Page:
Regardless of etiology, the unifying feature of acute liver failure (ALF) is a rapid, often precipitous, clinical course. Whereas spontaneous recovery of liver function is possible with supportive measures, particularly with acetaminophen overdose, there remains a significant risk of spiraling decline after presentation with multi-organ dysfunction, bleeding, and infectious complications often heralded by high-grade encephalopathy with cerebral edema.1 A patient who presents emergently with ALF has an overall greater likelihood of either dying or requiring emergent orthotopic liver transplantation (OLT) than recovering without transplant.2
The key message for the emergency critical care practitioner is that early management of a patient with ALF requires an orchestrated team effort to rapidly and efficiently triage and mobilize management resources. Because of the rarity and complexity of ALF, it has been argued that ALF is best managed within the framework of a previously defined protocol, similar to the standards that have gained broad acceptance in stroke and acute coronary syndrome.3 Such team efforts are crucial to give the patient with ALF the best opportunity for transplant-free survival. In the setting of deteriorating status, teams are required to rapidly mobilize those resources, interventions, and caregivers that are crucial to provide stabilization and life support as well as rapid triage for transplantation in a crisis setting when the time course may not forgive hesitation.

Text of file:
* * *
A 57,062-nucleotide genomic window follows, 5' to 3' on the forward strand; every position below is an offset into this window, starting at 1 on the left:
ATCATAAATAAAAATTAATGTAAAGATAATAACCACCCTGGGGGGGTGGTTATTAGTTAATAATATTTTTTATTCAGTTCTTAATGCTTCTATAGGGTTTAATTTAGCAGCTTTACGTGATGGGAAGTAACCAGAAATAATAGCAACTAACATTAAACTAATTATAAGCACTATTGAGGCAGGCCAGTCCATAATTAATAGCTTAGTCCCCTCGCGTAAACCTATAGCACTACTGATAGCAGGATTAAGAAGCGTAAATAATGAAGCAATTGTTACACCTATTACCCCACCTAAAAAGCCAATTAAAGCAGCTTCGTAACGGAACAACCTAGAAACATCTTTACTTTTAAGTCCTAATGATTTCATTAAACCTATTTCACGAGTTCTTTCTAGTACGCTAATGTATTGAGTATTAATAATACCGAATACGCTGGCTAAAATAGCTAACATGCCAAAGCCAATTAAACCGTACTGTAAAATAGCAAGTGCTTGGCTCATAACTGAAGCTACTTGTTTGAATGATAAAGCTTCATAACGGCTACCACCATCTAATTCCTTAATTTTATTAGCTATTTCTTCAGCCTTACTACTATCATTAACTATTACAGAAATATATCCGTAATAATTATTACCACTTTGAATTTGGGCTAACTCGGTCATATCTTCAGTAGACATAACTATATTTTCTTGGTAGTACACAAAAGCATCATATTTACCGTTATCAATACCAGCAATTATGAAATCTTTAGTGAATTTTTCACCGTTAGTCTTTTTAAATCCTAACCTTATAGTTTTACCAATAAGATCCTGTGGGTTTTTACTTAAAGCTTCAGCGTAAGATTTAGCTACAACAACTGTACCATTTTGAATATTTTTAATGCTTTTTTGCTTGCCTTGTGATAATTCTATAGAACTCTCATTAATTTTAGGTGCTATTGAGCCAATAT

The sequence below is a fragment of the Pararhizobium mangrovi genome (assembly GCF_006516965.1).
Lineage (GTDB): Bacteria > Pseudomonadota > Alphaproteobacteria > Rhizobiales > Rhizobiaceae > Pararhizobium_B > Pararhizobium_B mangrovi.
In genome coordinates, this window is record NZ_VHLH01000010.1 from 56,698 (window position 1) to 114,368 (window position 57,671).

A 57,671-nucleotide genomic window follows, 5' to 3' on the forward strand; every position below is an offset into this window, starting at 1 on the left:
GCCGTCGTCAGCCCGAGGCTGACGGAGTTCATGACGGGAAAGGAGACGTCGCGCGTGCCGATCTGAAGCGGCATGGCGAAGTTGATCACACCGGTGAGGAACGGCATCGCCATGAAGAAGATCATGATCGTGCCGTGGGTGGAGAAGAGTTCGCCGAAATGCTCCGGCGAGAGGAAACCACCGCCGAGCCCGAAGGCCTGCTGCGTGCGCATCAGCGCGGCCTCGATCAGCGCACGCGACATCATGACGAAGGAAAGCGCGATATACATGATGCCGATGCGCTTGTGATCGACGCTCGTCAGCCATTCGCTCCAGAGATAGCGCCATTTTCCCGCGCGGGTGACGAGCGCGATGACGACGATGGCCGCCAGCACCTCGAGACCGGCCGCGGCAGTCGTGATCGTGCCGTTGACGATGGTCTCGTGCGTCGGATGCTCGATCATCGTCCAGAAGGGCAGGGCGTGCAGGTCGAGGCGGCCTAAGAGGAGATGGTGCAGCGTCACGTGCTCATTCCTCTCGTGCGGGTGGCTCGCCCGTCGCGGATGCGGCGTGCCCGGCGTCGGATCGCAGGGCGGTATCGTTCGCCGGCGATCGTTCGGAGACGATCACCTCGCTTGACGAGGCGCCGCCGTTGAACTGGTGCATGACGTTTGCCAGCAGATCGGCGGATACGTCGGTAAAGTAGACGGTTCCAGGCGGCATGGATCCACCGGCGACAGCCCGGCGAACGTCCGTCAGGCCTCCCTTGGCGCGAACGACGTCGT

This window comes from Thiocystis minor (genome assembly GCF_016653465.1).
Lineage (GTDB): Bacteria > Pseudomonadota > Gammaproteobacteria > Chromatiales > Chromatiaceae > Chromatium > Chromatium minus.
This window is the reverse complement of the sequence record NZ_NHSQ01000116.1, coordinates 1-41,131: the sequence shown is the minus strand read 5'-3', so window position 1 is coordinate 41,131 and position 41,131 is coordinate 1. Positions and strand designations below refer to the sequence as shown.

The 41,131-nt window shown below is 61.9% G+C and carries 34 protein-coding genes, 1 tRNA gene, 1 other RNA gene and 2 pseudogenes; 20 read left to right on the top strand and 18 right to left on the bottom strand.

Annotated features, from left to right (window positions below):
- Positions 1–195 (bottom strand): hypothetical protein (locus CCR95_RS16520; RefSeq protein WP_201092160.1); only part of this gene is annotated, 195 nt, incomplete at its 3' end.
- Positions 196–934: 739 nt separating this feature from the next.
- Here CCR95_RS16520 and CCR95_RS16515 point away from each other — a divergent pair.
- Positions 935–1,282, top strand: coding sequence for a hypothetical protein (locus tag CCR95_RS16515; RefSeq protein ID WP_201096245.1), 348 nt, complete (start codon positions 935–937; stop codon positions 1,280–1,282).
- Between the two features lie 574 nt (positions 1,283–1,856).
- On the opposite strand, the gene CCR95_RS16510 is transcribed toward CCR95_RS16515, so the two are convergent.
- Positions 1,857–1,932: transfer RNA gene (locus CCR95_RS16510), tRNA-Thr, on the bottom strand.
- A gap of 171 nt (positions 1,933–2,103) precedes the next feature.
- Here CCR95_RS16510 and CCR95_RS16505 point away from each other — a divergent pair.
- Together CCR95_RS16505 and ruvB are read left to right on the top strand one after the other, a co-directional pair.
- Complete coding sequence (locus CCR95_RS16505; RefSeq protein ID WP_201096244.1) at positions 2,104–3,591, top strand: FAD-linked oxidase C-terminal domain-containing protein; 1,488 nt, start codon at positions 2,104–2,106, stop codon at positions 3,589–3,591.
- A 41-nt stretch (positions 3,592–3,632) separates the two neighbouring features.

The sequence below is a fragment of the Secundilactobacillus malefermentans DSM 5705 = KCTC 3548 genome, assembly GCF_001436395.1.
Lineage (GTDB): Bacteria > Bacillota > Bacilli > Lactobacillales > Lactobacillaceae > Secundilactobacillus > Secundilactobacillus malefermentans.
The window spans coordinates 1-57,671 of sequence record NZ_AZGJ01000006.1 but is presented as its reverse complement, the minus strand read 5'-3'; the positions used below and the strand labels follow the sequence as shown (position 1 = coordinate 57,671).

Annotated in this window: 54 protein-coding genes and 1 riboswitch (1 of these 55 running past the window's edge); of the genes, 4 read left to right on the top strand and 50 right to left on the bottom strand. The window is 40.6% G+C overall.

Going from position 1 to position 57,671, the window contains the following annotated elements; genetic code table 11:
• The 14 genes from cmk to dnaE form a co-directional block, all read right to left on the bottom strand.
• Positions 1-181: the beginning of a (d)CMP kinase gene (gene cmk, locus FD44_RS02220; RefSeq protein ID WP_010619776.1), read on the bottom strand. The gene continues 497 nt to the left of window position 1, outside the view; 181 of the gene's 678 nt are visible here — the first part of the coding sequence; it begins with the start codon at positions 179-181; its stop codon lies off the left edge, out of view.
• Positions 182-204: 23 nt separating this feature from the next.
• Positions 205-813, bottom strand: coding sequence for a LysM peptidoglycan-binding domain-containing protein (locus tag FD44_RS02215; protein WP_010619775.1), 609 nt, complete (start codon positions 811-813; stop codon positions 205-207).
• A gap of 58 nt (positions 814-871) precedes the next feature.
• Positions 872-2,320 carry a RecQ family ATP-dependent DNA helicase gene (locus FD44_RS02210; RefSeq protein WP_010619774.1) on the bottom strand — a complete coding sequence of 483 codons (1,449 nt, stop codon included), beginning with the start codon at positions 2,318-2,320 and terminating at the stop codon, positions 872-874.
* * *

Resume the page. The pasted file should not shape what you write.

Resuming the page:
Recommendations and best evidence for developing this approach have been published by the Acute Liver Failure Study Group (ALFSG)4 and the American Association for the Study of Liver Disease (AASLD).5 Both references consist of recommendations from a consortium of transplant centers that continue to prospectively collect data, report their findings, and grade the level of evidence.
This chapter is designed as a practical guide for the emergency critical care practitioner to manage ALF. An organizational framework for key clinical interventions is presented.
FIRST CONTACT: DEFINITION, RECOGNITION, AND DIAGNOSIS
Often used interchangeably, both the terms ALF and fulminant hepatic failure are defined by the new onset of hepatocellular dysfunction as reflected by coagulopathy (international normalized ratio [INR] >1.5) and encephalopathy in the absence of preexisting liver disease.6 By convention, the further stratification of fulminant hepatic failure is based on the rapidity of encephalopathy onset in the course of illness: less than 2 weeks for acute fulminant and 8 weeks for subfulminant.7 The ALFSG consortium has extended that time course up to 26 weeks for entry into their multicenter data analysis, and have adopted the term ALF, arguing that this captures the variable pace of illness in ALF, and better encompasses an extended range of patients who share epidemiologic, etiologic, physiologic, and management characteristics.8 In the absence of encephalopathy or coagulopathy, population-based studies of patients at risk of ALF have defined hepatotoxicity by ALT >1,000.9
How to Suspect the Diagnosis